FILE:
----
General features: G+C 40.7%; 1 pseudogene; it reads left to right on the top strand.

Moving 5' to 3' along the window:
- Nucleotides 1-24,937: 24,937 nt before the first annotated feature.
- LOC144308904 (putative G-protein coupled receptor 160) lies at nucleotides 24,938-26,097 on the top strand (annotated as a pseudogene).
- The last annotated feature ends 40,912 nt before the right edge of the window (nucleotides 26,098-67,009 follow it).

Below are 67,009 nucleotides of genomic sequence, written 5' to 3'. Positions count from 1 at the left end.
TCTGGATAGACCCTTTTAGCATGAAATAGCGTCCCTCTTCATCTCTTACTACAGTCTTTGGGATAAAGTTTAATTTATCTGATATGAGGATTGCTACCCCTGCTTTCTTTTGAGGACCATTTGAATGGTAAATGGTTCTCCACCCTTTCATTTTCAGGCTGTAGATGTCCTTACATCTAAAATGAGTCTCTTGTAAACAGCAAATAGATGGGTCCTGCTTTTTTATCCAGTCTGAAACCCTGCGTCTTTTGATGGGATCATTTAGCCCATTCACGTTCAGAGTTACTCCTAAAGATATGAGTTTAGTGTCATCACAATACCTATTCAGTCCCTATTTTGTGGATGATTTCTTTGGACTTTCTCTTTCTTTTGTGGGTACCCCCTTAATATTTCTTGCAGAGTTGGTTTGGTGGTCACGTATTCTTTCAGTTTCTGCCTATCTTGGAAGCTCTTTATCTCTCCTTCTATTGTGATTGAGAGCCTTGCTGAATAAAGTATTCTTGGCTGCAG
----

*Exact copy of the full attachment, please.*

General features: G+C 40.7%; 1 pseudogene; it reads left to right on the top strand.

Moving 5' to 3' along the window:
- Nucleotides 1-24,937: 24,937 nt before the first annotated feature.
- LOC144308904 (putative G-protein coupled receptor 160) lies at nucleotides 24,938-26,097 on the top strand (annotated as a pseudogene).
- The last annotated feature ends 40,912 nt before the right edge of the window (nucleotides 26,098-67,009 follow it).

Below are 67,009 nucleotides of genomic sequence, written 5' to 3'. Positions count from 1 at the left end.
TCTGGATAGACCCTTTTAGCATGAAATAGCGTCCCTCTTCATCTCTTACTACAGTCTTTGGGATAAAGTTTAATTTATCTGATATGAGGATTGCTACCCCTGCTTTCTTTTGAGGACCATTTGAATGGTAAATGGTTCTCCACCCTTTCATTTTCAGGCTGTAGATGTCCTTACATCTAAAATGAGTCTCTTGTAAACAGCAAATAGATGGGTCCTGCTTTTTTATCCAGTCTGAAACCCTGCGTCTTTTGATGGGATCATTTAGCCCATTCACGTTCAGAGTTACTCCTAAAGATATGAGTTTAGTGTCATCACAATACCTATTCAGTCCCTATTTTGTGGATGATTTCTTTGGACTTTCTCTTTCTTTTGTGGGTACCCCCTTAATATTTCTTGCAGAGTTGGTTTGGTGGTCACGTATTCTTTCAGTTTCTGCCTATCTTGGAAGCTCTTTATCTCTCCTTCTATTGTGATTGAGAGCCTTGCTGAATAAAGTATTCTTGGCTGCAG